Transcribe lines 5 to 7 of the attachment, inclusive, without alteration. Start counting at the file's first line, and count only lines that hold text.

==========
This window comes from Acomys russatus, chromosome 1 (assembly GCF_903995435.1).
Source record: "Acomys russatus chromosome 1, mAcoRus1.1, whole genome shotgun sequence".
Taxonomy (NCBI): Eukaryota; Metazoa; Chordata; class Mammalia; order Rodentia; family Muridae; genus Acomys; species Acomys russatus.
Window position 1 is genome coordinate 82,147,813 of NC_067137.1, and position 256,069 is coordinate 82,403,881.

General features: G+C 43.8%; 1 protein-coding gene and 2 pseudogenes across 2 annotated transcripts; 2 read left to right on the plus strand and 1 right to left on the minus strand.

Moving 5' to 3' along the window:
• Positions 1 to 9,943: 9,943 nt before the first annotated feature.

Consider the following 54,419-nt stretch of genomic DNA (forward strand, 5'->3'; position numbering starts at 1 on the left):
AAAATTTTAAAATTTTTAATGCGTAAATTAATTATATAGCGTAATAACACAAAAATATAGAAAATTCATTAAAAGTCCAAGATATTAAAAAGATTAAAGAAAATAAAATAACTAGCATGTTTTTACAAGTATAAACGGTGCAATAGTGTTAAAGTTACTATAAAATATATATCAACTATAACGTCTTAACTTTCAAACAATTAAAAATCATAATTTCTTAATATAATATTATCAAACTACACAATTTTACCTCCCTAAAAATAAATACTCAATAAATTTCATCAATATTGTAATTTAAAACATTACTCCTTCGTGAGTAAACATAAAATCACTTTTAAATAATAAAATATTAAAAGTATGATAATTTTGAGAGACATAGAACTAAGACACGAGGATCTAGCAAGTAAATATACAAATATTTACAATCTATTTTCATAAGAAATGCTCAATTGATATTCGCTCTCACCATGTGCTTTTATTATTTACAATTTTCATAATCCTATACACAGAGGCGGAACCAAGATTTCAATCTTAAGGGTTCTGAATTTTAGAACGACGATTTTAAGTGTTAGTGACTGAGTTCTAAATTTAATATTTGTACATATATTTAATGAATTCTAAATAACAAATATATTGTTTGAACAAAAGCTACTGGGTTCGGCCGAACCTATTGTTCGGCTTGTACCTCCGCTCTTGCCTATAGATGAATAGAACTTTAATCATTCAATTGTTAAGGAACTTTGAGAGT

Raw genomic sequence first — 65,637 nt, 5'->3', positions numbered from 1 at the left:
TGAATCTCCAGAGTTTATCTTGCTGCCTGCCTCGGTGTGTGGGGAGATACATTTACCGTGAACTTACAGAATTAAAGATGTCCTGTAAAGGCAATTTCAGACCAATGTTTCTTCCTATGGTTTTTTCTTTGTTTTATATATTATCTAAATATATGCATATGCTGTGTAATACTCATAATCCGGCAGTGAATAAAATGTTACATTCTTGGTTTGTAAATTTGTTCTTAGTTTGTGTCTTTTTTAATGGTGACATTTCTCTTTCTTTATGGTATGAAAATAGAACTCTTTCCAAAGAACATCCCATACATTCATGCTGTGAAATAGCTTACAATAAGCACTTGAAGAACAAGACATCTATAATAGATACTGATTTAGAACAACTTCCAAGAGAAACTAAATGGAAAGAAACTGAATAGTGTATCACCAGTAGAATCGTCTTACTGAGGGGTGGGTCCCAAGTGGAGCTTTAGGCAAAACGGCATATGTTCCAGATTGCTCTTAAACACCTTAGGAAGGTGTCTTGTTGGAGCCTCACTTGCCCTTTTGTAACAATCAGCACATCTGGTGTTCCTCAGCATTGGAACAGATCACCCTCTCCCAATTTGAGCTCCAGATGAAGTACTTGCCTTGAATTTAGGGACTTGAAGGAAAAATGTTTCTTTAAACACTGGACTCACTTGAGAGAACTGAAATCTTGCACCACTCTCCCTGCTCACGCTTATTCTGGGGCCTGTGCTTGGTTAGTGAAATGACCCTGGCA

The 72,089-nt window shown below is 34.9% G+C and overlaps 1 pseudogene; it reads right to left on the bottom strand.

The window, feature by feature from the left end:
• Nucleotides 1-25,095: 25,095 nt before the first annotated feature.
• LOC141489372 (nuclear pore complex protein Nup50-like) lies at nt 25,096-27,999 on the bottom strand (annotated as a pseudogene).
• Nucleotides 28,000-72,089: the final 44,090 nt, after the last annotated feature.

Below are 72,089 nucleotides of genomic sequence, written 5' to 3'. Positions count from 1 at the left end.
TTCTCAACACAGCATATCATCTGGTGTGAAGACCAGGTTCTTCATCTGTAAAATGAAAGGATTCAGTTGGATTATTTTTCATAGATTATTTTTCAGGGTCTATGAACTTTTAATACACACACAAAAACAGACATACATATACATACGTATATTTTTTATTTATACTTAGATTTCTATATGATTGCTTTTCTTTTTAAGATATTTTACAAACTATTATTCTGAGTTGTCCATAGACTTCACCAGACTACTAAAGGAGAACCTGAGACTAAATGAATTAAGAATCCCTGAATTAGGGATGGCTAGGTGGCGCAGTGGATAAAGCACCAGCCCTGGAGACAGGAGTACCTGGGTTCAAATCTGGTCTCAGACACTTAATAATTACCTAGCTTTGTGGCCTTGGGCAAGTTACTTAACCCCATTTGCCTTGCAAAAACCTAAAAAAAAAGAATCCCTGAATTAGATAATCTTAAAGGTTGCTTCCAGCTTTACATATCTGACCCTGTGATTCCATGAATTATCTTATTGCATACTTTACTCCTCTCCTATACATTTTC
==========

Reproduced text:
General features: G+C 43.8%; 1 protein-coding gene and 2 pseudogenes across 2 annotated transcripts; 2 read left to right on the plus strand and 1 right to left on the minus strand.

Moving 5' to 3' along the window:
• Positions 1 to 9,943: 9,943 nt before the first annotated feature.